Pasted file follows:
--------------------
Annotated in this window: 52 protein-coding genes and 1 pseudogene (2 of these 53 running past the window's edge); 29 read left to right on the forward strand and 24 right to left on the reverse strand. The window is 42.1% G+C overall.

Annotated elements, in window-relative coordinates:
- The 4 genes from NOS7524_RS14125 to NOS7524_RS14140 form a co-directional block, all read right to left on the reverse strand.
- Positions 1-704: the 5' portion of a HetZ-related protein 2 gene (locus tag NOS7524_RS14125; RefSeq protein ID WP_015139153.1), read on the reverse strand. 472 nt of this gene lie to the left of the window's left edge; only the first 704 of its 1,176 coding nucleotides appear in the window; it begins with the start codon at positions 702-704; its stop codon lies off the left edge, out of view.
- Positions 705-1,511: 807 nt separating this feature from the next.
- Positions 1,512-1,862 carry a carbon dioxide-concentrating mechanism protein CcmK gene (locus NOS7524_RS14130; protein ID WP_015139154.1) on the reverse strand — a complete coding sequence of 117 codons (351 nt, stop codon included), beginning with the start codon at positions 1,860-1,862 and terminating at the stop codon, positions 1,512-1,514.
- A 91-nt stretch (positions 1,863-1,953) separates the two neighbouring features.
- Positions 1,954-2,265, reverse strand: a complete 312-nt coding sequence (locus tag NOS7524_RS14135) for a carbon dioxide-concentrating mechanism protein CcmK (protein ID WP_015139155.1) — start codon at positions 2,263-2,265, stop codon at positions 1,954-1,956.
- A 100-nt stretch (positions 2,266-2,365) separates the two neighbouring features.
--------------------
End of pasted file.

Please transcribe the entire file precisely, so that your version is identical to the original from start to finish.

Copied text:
Annotated in this window: 52 protein-coding genes and 1 pseudogene (2 of these 53 running past the window's edge); 29 read left to right on the forward strand and 24 right to left on the reverse strand. The window is 42.1% G+C overall.

Annotated elements, in window-relative coordinates:
- The 4 genes from NOS7524_RS14125 to NOS7524_RS14140 form a co-directional block, all read right to left on the reverse strand.
- Positions 1-704: the 5' portion of a HetZ-related protein 2 gene (locus tag NOS7524_RS14125; RefSeq protein ID WP_015139153.1), read on the reverse strand. 472 nt of this gene lie to the left of the window's left edge; only the first 704 of its 1,176 coding nucleotides appear in the window; it begins with the start codon at positions 702-704; its stop codon lies off the left edge, out of view.
- Positions 705-1,511: 807 nt separating this feature from the next.
- Positions 1,512-1,862 carry a carbon dioxide-concentrating mechanism protein CcmK gene (locus NOS7524_RS14130; protein ID WP_015139154.1) on the reverse strand — a complete coding sequence of 117 codons (351 nt, stop codon included), beginning with the start codon at positions 1,860-1,862 and terminating at the stop codon, positions 1,512-1,514.
- A 91-nt stretch (positions 1,863-1,953) separates the two neighbouring features.
- Positions 1,954-2,265, reverse strand: a complete 312-nt coding sequence (locus tag NOS7524_RS14135) for a carbon dioxide-concentrating mechanism protein CcmK (protein ID WP_015139155.1) — start codon at positions 2,263-2,265, stop codon at positions 1,954-1,956.
- A 100-nt stretch (positions 2,266-2,365) separates the two neighbouring features.